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Shakespeare and higher mathematics meet in Man Ray’s late, great series of paintings, “Shakespearean Equations.”

Man Ray, Endgame, 1946

Man Ray, Endgame, 1946, oil on canvas, 23 1⁄2 x 29 1⁄2 inches;

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The protean Surrealist Man Ray was expert in many media—photography, film, writing, sculpture, and painting—and today he is probably best known for his pioneering experiments in photography, both with and without a camera. But it was painting, which he called his “first passion,” that mattered to him most, and his ambition was always to be recognized primarily as a painter. In 1947–48, while he was living in Los Angeles, Man Ray returned to painting in a major way after a long period of immersion in photography. He created a series of 20 large, bold compositions in oil on Masonite that defy the distinction between abstraction and representation. Richly colored, depicting strange forms that seem to emanate from the realm of the imagination, all are titled after plays by William Shakespeare, daring the viewer to draw some connection between the words of the dramatist and the dramatic, enigmatic images.

This series, which Man Ray collectively titled “Shakespearean Equations,” did not immediately—or even for quite a while—earn the artist the recognition he craved, but over the years their reputation has grown. Their mystique has doubtless been enhanced by the fact that they have rarely been exhibited, and never all together since their debut. Until now, that is. This spring, Man Ray aficionados will have the chance to see all the “Shakespearean Equations” reunited, along with three other paintings added to the series slightly later, in “Man Ray—Human Equations,” an innovative and ambitious show at the Phillips Collection in Washington, D.C. (through May 7). Not only that, but the exhibition elucidates for the first time the sources of these paintings, a form of human creativity far distant from the stage or the studio—the recondite equations and graphs of higher mathematics.

Even a cursory glance at the 23 paintings on display reveals that they contain some unusual, even astonishing shapes. Left to his or her own devices, the viewer would probably conclude that they sprang straight from the fertile brain of a Surrealist intent on defying visual conventions. But in fact they were taken more or less directly from a set of mathematical models that Man Ray first saw in the Institut Henri Poincaré in Paris in the mid-1930s. The story of how they got from there to the paintings of more than a decade later reveals a great deal about Man Ray’s creative process and the way he was able to cause ideas and images to migrate across media.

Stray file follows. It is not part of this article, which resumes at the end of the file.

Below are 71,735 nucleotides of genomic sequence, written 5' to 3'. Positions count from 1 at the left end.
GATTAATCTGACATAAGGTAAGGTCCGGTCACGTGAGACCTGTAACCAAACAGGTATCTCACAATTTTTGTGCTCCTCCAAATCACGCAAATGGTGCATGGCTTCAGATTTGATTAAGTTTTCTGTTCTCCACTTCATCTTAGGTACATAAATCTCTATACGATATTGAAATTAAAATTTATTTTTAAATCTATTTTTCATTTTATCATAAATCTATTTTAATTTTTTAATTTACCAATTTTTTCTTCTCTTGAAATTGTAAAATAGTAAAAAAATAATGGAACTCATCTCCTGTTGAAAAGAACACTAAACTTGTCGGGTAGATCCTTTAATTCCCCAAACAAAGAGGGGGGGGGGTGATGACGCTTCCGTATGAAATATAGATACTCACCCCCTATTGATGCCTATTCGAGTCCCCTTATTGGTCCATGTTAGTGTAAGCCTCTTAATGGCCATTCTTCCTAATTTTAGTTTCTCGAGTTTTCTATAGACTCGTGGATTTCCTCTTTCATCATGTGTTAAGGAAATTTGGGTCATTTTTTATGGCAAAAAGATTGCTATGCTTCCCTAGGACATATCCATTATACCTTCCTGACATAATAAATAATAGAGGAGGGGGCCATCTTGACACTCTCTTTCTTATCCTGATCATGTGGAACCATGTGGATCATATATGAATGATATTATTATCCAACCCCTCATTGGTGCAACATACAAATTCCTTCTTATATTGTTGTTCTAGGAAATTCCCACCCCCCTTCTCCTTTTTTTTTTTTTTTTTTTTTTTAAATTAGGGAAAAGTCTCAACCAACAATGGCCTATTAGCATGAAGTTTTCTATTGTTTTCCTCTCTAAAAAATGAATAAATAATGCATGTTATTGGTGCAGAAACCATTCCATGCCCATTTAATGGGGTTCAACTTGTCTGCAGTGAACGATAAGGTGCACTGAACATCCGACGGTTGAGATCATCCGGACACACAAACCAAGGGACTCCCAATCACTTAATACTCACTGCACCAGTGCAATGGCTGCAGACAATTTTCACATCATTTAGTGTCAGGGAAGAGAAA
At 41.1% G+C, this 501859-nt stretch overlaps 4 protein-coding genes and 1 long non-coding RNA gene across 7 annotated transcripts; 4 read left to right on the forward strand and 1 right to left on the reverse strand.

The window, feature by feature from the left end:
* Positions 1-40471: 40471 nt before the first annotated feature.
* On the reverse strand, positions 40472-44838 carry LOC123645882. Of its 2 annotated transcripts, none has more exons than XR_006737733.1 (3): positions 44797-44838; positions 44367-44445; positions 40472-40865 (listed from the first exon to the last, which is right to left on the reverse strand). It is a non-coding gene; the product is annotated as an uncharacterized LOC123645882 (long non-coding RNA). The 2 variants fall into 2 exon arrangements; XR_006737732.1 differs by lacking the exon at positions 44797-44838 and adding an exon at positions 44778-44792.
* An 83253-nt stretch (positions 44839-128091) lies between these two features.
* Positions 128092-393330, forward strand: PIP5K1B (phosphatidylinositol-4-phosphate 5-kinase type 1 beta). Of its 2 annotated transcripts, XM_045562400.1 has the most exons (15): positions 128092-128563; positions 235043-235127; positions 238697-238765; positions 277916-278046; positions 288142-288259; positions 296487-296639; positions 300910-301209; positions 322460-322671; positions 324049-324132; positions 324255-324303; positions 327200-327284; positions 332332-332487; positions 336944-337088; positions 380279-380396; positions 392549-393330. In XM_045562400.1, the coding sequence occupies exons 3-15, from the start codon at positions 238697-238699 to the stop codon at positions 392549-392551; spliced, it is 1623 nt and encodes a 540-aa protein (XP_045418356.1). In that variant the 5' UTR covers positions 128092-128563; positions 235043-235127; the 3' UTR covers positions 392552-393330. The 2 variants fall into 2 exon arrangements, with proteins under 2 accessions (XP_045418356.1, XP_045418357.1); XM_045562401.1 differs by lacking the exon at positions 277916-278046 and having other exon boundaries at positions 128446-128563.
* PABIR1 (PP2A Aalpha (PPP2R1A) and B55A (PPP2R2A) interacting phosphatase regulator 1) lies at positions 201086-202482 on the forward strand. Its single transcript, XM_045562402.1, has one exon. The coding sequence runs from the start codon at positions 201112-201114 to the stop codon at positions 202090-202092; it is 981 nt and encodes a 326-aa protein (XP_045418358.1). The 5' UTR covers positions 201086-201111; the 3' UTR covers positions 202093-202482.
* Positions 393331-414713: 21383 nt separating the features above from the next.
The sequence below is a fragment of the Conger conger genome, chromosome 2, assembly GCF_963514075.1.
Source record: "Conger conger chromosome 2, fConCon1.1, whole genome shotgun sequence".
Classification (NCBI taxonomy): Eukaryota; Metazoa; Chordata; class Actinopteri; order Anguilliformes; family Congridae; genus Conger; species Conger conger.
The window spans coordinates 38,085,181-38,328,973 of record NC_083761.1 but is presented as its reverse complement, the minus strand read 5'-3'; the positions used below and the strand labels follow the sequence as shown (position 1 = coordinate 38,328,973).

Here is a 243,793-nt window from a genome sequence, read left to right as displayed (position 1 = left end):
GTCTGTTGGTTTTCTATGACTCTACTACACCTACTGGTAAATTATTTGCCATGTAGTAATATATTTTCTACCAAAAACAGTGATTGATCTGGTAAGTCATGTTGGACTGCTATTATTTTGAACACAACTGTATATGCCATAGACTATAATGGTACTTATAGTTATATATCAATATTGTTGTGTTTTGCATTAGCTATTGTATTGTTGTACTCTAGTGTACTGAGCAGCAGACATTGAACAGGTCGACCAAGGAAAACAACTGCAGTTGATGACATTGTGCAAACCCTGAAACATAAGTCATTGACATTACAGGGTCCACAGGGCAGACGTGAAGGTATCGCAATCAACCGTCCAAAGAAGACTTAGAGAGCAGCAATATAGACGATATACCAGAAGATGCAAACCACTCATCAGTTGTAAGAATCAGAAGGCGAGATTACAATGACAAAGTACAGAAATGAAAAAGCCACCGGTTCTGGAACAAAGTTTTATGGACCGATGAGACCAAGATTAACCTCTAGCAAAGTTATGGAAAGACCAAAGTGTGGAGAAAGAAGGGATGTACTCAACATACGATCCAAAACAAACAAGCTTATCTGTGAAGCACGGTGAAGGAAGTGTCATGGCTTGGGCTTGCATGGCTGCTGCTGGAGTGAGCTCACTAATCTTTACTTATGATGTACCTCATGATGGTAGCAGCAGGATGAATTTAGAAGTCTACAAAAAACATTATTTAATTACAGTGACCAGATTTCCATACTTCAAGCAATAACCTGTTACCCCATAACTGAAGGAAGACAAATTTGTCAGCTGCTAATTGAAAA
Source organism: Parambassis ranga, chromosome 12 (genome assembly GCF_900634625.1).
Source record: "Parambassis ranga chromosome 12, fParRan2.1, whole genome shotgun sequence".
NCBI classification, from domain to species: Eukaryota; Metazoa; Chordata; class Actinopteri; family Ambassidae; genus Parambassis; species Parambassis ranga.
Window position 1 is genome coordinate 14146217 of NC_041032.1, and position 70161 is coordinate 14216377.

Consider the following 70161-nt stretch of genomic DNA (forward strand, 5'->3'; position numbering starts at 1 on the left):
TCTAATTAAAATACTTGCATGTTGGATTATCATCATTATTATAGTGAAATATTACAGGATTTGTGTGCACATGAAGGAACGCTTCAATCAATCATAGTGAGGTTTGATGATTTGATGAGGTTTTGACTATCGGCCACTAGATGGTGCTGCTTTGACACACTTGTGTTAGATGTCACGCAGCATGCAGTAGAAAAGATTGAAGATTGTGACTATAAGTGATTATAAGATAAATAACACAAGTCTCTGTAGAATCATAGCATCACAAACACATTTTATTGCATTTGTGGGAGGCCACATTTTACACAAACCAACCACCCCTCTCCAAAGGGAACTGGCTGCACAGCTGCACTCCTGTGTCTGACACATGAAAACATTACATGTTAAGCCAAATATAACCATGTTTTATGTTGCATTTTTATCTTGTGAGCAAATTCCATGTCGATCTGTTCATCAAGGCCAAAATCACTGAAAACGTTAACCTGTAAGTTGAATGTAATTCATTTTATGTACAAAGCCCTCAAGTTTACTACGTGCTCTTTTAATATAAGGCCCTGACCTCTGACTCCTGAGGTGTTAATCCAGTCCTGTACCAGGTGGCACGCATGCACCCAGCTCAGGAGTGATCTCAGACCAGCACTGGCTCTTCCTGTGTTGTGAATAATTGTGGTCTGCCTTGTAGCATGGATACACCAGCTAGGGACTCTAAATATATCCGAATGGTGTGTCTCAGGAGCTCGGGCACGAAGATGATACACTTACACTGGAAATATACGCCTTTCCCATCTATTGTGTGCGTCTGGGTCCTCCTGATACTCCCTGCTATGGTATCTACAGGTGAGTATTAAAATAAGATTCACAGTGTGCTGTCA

It was Max Ernst who twigged Man Ray on to the artistic potential of the Poincaré models. Ernst had recently wandered through the Institut, named after the great French mathematician and theoretical physicist, and been intrigued by their challenging shapes. He drew a few and eventually used them as elements in a series of collages in which they were combined with drawings or prints of Classical sculptures such as the Apollo Belvedere. In 1934 Man Ray asked the Institut for permission to photograph the models in situ, using studio lights and black and white backdrops to isolate them and dramatically heighten their contours. At first, this was just a documentary project, part of the Surrealist impulse of collecting trouvailles, or found objects that might or might not inspire actual artworks. In 1936, cropped versions of the photographs were published in an issue of the journal Cahiers d’Art.

For the public to even see mathematical models such as these, in a Surrealist magazine or anywhere at all, was highly unusual. The objects, mostly of papier-mâché and plaster, were created not by sculptors but by mathematicians for other mathematicians, in the last two decades of the 19th century. Basically, they are geometrical, three-dimensional representations of algebraic equations, aids for visualization and understanding. Three centuries earlier, the French mathematicians René Descartes and Pierre de Fermat had discovered that by plotting numerical values as dots on a grid, an equation could be translated into a line or a curve. Soon it became clear that other, more complex kinds of equations yielded curves that could only be plotted on curved surfaces. So the best way to depict these was to leave the paper and pencil behind and construct three-dimensional objects instead. For example, an equation of the type x(3) + y (3) + z (3) = 1 (known as a cubic equation) yields 27 distinct lines that can only be drawn on what is called a cubic surface—a version of which happens to be the central “figure” in Man Ray’s The Merchant of Venice (The Monument), one of the “Shakespearean Equations.”

Man Ray was no mathematician. He freely confessed that he had no understanding of the technical points of the Poincaré models—in fact, he photographed a stand made to hold one of the models just as lovingly as he did the models themselves, possibly failing to realize that it was just a support structure. To be sure, geometry has played a major role in Western art, from the Renaissance on down, but Man Ray wasn’t looking to create a non-Euclidean system of perspective or do anything that depended on exact numerical values. A telling clue as to his intentions is found in Julius Caesar, a painting in the series. Behind the intricately depicted mathematical model is a blackboard with equations written in chalk. One of them reads, “2 + 2 = 22.” This and a few other absurdities and tautologies make it clear that, as was so often his habit, Man Ray was not dealing with his subject matter on its own terms. He was treating the mathematical models as Surrealists treated all their found objects—he was engaging in dépaysement (estrangement), intentionally removing the object from its normal context in order to stimulate the imagination. The impulse here was not rational, as in mathematics, but irrational. And of course, this being Man Ray, there was also a strong element of humor in the process.